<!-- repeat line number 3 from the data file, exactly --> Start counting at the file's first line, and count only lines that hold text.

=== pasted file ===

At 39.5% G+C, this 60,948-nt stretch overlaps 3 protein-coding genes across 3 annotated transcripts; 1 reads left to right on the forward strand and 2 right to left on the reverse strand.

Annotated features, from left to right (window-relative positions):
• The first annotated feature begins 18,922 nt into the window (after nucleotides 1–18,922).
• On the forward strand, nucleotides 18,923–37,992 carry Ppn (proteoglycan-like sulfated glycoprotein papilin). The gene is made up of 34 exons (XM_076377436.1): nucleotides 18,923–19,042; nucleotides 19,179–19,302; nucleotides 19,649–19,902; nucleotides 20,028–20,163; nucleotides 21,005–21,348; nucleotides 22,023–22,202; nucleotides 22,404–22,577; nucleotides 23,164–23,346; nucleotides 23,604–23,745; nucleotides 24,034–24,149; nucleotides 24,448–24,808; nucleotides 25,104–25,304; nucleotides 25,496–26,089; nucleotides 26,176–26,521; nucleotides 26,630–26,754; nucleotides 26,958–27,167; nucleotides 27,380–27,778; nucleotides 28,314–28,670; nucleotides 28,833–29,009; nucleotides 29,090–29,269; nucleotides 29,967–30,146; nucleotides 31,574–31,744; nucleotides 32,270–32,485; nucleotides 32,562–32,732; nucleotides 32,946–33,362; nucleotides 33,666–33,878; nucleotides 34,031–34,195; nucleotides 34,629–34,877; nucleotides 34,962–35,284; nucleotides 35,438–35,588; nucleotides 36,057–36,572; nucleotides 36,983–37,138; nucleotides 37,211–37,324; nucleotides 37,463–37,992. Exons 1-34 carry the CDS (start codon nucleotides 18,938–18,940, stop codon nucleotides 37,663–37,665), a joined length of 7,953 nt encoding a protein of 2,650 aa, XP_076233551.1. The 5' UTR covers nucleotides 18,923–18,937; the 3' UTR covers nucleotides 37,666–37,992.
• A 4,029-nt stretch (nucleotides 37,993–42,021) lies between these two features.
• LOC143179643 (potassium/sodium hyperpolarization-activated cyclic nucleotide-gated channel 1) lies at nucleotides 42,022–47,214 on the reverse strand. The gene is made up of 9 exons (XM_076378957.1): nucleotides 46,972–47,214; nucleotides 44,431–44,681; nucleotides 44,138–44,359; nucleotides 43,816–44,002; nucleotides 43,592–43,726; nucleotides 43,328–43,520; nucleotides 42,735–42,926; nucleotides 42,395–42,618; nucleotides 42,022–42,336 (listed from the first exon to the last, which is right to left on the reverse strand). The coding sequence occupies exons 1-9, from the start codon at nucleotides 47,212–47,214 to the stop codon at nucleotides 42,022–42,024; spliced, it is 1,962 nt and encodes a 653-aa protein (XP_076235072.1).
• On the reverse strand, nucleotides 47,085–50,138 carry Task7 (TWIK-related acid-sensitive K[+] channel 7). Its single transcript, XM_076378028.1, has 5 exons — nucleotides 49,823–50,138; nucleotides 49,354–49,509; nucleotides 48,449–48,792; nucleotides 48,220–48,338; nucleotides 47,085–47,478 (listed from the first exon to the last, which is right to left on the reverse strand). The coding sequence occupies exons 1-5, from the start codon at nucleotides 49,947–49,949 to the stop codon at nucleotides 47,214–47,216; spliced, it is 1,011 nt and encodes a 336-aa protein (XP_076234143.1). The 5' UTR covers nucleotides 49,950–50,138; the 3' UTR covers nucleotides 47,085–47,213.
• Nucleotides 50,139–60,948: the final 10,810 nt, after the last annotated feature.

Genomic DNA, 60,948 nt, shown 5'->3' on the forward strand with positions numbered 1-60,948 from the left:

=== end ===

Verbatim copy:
• The first annotated feature begins 18,922 nt into the window (after nucleotides 1–18,922).